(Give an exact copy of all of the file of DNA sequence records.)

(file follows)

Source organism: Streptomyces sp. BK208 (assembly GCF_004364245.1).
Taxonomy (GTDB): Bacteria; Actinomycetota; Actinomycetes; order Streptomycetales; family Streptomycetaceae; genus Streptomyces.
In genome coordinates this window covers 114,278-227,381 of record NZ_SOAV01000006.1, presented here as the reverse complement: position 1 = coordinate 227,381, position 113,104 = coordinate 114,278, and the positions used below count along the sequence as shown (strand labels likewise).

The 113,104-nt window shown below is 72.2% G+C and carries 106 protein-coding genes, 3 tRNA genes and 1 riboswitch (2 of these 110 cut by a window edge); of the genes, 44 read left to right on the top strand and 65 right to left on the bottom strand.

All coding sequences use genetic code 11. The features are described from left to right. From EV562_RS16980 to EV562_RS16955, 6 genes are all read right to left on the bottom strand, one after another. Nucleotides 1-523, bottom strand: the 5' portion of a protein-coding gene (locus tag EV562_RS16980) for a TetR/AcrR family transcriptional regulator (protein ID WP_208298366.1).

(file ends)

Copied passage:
Source organism: Streptomyces sp. BK208 (assembly GCF_004364245.1).
Taxonomy (GTDB): Bacteria; Actinomycetota; Actinomycetes; order Streptomycetales; family Streptomycetaceae; genus Streptomyces.
In genome coordinates this window covers 114,278-227,381 of record NZ_SOAV01000006.1, presented here as the reverse complement: position 1 = coordinate 227,381, position 113,104 = coordinate 114,278, and the positions used below count along the sequence as shown (strand labels likewise).

The 113,104-nt window shown below is 72.2% G+C and carries 106 protein-coding genes, 3 tRNA genes and 1 riboswitch (2 of these 110 cut by a window edge); of the genes, 44 read left to right on the top strand and 65 right to left on the bottom strand.

All coding sequences use genetic code 11. The features are described from left to right. From EV562_RS16980 to EV562_RS16955, 6 genes are all read right to left on the bottom strand, one after another. Nucleotides 1-523, bottom strand: the 5' portion of a protein-coding gene (locus tag EV562_RS16980) for a TetR/AcrR family transcriptional regulator (protein ID WP_208298366.1).